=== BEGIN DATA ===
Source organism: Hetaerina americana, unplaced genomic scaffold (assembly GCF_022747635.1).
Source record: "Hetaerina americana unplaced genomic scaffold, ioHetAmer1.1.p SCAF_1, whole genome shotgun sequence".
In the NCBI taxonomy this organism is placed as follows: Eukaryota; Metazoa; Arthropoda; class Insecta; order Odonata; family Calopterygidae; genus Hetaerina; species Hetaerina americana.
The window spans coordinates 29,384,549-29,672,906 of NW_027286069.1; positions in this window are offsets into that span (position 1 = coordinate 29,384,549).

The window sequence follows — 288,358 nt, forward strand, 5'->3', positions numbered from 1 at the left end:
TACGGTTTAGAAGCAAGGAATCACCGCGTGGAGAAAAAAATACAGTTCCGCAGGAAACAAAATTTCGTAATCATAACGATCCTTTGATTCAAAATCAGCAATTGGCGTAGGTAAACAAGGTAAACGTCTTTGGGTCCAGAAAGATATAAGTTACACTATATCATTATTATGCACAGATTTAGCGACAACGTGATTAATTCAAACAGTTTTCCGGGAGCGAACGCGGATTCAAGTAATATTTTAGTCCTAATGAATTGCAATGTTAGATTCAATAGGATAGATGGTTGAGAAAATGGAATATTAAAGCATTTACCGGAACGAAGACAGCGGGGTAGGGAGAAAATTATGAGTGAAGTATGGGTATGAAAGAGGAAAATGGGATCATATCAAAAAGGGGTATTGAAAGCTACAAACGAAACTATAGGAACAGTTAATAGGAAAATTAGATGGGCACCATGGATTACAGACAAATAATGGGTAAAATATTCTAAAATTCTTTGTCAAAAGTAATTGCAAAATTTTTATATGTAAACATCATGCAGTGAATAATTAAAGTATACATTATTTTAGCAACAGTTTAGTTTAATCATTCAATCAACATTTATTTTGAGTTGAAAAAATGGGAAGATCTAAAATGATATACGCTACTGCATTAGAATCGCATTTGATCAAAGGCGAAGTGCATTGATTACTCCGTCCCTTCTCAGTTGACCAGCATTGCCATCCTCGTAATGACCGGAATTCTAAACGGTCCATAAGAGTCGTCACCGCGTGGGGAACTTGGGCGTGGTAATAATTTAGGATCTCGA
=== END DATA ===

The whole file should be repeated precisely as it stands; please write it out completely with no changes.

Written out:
Source organism: Hetaerina americana, unplaced genomic scaffold (assembly GCF_022747635.1).
Source record: "Hetaerina americana unplaced genomic scaffold, ioHetAmer1.1.p SCAF_1, whole genome shotgun sequence".
In the NCBI taxonomy this organism is placed as follows: Eukaryota; Metazoa; Arthropoda; class Insecta; order Odonata; family Calopterygidae; genus Hetaerina; species Hetaerina americana.
The window spans coordinates 29,384,549-29,672,906 of NW_027286069.1; positions in this window are offsets into that span (position 1 = coordinate 29,384,549).

The window sequence follows — 288,358 nt, forward strand, 5'->3', positions numbered from 1 at the left end:
TACGGTTTAGAAGCAAGGAATCACCGCGTGGAGAAAAAAATACAGTTCCGCAGGAAACAAAATTTCGTAATCATAACGATCCTTTGATTCAAAATCAGCAATTGGCGTAGGTAAACAAGGTAAACGTCTTTGGGTCCAGAAAGATATAAGTTACACTATATCATTATTATGCACAGATTTAGCGACAACGTGATTAATTCAAACAGTTTTCCGGGAGCGAACGCGGATTCAAGTAATATTTTAGTCCTAATGAATTGCAATGTTAGATTCAATAGGATAGATGGTTGAGAAAATGGAATATTAAAGCATTTACCGGAACGAAGACAGCGGGGTAGGGAGAAAATTATGAGTGAAGTATGGGTATGAAAGAGGAAAATGGGATCATATCAAAAAGGGGTATTGAAAGCTACAAACGAAACTATAGGAACAGTTAATAGGAAAATTAGATGGGCACCATGGATTACAGACAAATAATGGGTAAAATATTCTAAAATTCTTTGTCAAAAGTAATTGCAAAATTTTTATATGTAAACATCATGCAGTGAATAATTAAAGTATACATTATTTTAGCAACAGTTTAGTTTAATCATTCAATCAACATTTATTTTGAGTTGAAAAAATGGGAAGATCTAAAATGATATACGCTACTGCATTAGAATCGCATTTGATCAAAGGCGAAGTGCATTGATTACTCCGTCCCTTCTCAGTTGACCAGCATTGCCATCCTCGTAATGACCGGAATTCTAAACGGTCCATAAGAGTCGTCACCGCGTGGGGAACTTGGGCGTGGTAATAATTTAGGATCTCGA